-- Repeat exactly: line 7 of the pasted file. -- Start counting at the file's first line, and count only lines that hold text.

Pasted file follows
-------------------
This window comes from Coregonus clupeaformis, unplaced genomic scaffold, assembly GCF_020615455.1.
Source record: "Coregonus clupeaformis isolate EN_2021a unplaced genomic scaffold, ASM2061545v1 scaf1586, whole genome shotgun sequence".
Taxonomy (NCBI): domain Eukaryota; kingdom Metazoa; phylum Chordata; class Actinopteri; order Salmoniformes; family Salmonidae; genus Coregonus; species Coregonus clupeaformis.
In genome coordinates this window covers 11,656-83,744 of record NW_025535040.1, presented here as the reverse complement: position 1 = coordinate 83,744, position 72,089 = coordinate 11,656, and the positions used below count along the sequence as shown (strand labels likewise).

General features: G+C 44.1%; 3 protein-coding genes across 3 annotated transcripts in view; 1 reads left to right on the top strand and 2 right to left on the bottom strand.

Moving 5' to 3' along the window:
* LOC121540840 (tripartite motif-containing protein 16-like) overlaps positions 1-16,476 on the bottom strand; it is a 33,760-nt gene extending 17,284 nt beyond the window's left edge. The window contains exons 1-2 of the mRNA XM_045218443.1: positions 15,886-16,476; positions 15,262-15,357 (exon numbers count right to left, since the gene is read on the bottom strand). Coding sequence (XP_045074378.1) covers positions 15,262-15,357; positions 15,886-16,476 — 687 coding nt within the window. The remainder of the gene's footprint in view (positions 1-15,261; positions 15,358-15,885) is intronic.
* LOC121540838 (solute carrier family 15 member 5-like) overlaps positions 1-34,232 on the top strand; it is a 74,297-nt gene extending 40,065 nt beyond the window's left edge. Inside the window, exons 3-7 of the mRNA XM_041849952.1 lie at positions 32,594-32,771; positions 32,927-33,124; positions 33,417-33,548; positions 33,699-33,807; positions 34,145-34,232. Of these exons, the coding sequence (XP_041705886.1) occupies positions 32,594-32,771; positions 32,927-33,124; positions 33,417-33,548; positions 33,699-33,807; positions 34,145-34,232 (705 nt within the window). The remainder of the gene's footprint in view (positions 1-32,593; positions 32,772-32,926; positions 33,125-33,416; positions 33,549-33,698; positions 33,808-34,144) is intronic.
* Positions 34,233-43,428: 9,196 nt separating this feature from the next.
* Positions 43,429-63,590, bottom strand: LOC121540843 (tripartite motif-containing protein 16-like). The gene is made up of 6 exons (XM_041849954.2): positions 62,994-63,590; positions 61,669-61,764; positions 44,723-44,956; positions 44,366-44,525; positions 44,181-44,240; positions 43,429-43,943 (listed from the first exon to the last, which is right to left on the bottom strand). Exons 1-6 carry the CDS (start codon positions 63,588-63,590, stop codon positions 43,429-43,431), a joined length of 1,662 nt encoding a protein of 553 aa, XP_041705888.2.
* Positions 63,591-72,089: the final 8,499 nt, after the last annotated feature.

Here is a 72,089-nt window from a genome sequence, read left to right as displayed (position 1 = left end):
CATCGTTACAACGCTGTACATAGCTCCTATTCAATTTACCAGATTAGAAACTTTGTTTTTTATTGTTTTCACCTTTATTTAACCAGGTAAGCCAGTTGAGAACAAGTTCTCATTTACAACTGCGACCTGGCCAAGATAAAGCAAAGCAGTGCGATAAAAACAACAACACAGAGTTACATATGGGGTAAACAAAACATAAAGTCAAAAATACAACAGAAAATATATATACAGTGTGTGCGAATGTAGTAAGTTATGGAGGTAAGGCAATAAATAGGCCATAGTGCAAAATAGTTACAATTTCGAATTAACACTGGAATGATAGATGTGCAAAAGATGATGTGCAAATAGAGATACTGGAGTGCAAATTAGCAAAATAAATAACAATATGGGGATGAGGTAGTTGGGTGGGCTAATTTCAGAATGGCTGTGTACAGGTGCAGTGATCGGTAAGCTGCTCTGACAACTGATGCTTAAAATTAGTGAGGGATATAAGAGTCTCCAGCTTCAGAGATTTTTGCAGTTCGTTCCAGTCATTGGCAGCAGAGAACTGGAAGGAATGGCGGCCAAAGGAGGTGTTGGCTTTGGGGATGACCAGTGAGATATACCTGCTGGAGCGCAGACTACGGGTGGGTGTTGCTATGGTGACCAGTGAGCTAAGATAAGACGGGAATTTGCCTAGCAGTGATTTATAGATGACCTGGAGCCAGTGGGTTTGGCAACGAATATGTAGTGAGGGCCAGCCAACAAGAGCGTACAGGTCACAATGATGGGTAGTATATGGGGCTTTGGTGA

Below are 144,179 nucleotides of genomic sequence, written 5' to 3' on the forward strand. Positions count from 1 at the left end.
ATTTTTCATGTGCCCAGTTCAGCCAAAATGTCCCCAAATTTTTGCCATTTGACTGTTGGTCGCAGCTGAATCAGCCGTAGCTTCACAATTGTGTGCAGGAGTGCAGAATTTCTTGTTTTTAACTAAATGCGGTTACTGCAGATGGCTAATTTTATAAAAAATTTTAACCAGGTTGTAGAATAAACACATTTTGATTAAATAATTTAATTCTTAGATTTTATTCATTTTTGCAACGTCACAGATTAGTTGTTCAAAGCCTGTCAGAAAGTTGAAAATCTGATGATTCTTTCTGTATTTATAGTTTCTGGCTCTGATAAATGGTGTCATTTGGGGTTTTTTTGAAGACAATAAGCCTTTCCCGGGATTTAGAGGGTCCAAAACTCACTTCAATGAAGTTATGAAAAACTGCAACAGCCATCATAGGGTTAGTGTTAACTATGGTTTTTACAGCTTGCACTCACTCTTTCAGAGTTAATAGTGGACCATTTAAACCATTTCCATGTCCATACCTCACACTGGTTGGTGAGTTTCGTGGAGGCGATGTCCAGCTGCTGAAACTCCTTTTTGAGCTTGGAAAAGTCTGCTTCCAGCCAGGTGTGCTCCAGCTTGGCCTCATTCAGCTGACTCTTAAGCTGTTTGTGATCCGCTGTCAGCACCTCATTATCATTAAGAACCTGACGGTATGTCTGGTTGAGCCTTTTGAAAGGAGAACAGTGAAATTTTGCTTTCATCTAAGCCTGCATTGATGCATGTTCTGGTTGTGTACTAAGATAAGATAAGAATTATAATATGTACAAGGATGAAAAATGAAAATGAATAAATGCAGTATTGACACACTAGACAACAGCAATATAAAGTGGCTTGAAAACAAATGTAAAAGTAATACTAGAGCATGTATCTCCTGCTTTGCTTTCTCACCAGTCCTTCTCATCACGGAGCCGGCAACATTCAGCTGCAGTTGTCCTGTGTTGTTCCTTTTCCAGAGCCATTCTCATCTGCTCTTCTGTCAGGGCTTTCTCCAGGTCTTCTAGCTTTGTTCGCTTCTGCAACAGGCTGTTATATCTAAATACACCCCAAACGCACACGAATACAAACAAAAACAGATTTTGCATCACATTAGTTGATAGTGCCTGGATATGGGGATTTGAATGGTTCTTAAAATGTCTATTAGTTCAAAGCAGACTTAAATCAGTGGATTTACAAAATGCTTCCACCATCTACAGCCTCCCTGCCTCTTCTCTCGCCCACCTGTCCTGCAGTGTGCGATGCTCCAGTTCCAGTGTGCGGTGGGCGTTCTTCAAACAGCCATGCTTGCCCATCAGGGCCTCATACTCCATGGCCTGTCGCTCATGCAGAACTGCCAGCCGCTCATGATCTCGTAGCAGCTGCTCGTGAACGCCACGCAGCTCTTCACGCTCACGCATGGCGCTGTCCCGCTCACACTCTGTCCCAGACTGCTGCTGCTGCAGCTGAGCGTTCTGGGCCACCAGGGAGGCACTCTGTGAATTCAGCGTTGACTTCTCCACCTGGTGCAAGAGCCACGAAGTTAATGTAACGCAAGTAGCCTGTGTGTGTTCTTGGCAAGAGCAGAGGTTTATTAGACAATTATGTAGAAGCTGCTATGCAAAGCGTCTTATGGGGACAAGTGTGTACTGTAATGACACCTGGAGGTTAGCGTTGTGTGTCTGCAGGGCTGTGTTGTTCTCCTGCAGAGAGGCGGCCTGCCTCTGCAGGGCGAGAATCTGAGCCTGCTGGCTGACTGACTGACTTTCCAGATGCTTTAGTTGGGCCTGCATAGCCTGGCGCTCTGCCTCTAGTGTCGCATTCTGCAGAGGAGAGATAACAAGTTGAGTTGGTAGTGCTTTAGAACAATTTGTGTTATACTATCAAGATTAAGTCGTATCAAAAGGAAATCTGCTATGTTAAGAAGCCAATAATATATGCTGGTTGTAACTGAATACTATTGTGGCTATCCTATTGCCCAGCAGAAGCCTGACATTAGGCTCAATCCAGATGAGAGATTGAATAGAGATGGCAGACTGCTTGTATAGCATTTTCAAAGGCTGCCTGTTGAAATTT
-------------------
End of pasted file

* LOC121540840 (tripartite motif-containing protein 16-like) overlaps positions 1-16,476 on the bottom strand; it is a 33,760-nt gene extending 17,284 nt beyond the window's left edge. The window contains exons 1-2 of the mRNA XM_045218443.1: positions 15,886-16,476; positions 15,262-15,357 (exon numbers count right to left, since the gene is read on the bottom strand). Coding sequence (XP_045074378.1) covers positions 15,262-15,357; positions 15,886-16,476 — 687 coding nt within the window. The remainder of the gene's footprint in view (positions 1-15,261; positions 15,358-15,885) is intronic.